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Apr 28, 2015 Listen to all 4 tracks:
Charlie Parr In-studio (full session + interview)
Charlie Parr - Over the Red Cedar (Live on The Current)
Charlie Parr - Frank Miller Blues (Live on The Current)
Charlie Parr - Falcon (Live on The Current)
"I'm like a balled-up Kleenex in a windstorm. I've just kind of gone wherever I felt like the day has wanted me to go." A folksinger both by trade and at heart, Duluth-based guitar maestro Charlie Parr is an embodiment of his genre: authenticity is his nature, simplicity is his mantra, and wisdom is his language.
Parr's 13th album, Stumpjumper, is released today through his new contract with Grammy-winning St. Paul label Red House Records. Stumpjumper is the first of its kind for Parr, an album complete with a full backing band and recorded outside of his native state in rural North Carolina. Adding to his recent list of accomplishments, Parr will be headlining the Varsity Theater on Friday alongside Duluth natives Feeding Leroy and the legendary Spider John Koerner.
Parr has become fabled around these parts as a mystical man of the road, brewing his meals by the heat of his Kia Soul engine and dozing off for the night at rest stops along the interstate. Existing somewhat apart from modern life, Parr keeps himself a healthy arm's-length from reality.
"I think at this point in my life, I'm almost unemployable," Parr admits with a grin. "I'm kind of just a little world unto myself. I listen to the news in the morning to figure out if the world is going to explode. Once I figure out that it's still just bad news, I put on music and ride and enjoy the moment. So yeah, I think sometimes I've kind of gotten myself into this place where I don't think I can get out of it now — because the way that I want to live is matching the way that I actually live."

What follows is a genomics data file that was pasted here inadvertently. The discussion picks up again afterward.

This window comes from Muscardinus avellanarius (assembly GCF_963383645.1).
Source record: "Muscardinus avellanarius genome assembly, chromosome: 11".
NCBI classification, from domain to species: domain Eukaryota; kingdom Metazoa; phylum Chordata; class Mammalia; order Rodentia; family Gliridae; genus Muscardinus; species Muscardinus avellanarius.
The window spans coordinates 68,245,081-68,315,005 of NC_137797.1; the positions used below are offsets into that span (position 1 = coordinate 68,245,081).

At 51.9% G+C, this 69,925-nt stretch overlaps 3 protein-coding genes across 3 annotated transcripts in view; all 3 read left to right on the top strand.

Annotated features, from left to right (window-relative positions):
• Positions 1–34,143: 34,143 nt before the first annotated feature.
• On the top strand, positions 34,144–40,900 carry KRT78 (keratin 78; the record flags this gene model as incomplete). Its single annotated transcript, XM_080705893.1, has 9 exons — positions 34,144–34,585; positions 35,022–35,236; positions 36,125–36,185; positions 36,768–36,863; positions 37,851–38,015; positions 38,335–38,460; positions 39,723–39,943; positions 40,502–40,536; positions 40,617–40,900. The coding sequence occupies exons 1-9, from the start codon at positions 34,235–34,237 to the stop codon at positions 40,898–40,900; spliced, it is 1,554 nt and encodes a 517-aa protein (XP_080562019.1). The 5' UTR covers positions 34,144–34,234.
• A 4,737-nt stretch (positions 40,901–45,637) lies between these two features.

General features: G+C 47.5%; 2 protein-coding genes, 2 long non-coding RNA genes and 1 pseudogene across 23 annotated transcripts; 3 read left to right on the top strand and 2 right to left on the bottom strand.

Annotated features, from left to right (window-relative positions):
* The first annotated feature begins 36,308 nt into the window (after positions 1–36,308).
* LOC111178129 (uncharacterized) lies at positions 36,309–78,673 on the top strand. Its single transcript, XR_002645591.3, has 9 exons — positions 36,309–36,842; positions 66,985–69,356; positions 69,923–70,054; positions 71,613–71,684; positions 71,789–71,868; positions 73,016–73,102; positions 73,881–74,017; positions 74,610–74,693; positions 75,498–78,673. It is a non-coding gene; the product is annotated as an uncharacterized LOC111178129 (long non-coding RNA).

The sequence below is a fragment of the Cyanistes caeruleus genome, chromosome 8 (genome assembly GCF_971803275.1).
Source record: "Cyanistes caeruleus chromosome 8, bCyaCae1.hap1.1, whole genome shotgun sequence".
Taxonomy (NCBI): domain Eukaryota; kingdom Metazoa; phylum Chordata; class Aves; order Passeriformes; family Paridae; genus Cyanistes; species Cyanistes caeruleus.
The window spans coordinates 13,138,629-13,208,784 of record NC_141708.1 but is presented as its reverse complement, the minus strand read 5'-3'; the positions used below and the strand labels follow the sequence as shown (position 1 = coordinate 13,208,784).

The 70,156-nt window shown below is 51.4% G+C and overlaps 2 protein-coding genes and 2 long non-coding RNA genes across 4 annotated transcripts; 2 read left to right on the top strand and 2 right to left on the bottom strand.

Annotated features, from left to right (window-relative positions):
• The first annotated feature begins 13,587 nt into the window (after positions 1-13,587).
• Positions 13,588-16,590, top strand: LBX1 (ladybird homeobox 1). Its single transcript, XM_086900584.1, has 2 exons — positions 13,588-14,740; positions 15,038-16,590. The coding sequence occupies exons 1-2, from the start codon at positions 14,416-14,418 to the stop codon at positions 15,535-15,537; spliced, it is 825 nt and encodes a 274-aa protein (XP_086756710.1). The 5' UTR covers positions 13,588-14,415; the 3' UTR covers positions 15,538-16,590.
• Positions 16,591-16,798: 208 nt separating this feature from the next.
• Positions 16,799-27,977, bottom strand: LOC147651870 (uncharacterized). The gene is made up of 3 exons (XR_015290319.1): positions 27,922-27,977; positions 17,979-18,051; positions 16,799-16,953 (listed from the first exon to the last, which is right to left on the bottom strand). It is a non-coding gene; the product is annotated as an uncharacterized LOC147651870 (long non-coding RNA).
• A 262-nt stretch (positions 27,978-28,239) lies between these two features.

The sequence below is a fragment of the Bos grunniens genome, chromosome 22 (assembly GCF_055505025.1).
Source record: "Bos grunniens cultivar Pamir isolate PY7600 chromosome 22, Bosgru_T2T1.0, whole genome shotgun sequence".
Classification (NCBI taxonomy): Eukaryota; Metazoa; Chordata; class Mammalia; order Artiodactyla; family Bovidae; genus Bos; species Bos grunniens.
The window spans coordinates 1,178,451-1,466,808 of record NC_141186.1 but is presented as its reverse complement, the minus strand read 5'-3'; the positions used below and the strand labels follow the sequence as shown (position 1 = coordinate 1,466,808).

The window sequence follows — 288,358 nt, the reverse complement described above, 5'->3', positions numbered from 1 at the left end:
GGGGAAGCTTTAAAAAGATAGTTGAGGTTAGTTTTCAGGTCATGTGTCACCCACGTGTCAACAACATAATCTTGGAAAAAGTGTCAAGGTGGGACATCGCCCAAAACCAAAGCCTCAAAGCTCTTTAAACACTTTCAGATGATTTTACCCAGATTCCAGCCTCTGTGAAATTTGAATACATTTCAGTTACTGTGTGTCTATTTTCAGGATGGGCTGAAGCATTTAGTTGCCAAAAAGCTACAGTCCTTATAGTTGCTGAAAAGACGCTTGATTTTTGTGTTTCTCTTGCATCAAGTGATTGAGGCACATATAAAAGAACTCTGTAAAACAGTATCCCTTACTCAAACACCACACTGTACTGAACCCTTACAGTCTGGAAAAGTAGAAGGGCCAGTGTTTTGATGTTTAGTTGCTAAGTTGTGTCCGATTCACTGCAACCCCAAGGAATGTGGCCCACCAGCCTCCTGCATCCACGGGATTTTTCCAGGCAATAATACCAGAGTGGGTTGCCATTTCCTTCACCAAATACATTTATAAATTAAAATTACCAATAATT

Parr's peculiar lifestyle, though seemingly eccentric, makes a lot of sense if you know that one of his greatest influences is the author Harlan Hubbard. A shanty boater on the Ohio River, Hubbard rejected consumer culture and lived a bare-bones life that would put Thoreau to shame.
"His kind of philosophy, which I love so much, is love the life that you have," Parr explains. "Come to your life, and live it as you find it. And live in the world, and make it better as it is. Live in the moment. I want to be alive and aware and awake right now and appreciate that this is what is going on right now: this is what I should pay attention to. If I ever got in my head that I should tell anybody else what to do, that's what I would tell them."
For Parr, living in the moment comes easy. "The things in my life that are the very most important things are the weird little day-to-day things," he says. "Like, my daughter and I go for bike rides together. That little chunk of time is the very best thing that I look forward to for an entire tour, this ten minutes' worth of that or taking the dog for a walk. When I think back on a year's worth of time, those are the moments I remember. And big things like signing to Red House is a big deal for me, but it's not necessarily more important or meaningful than going for a ride with my daughter or hanging out with my son."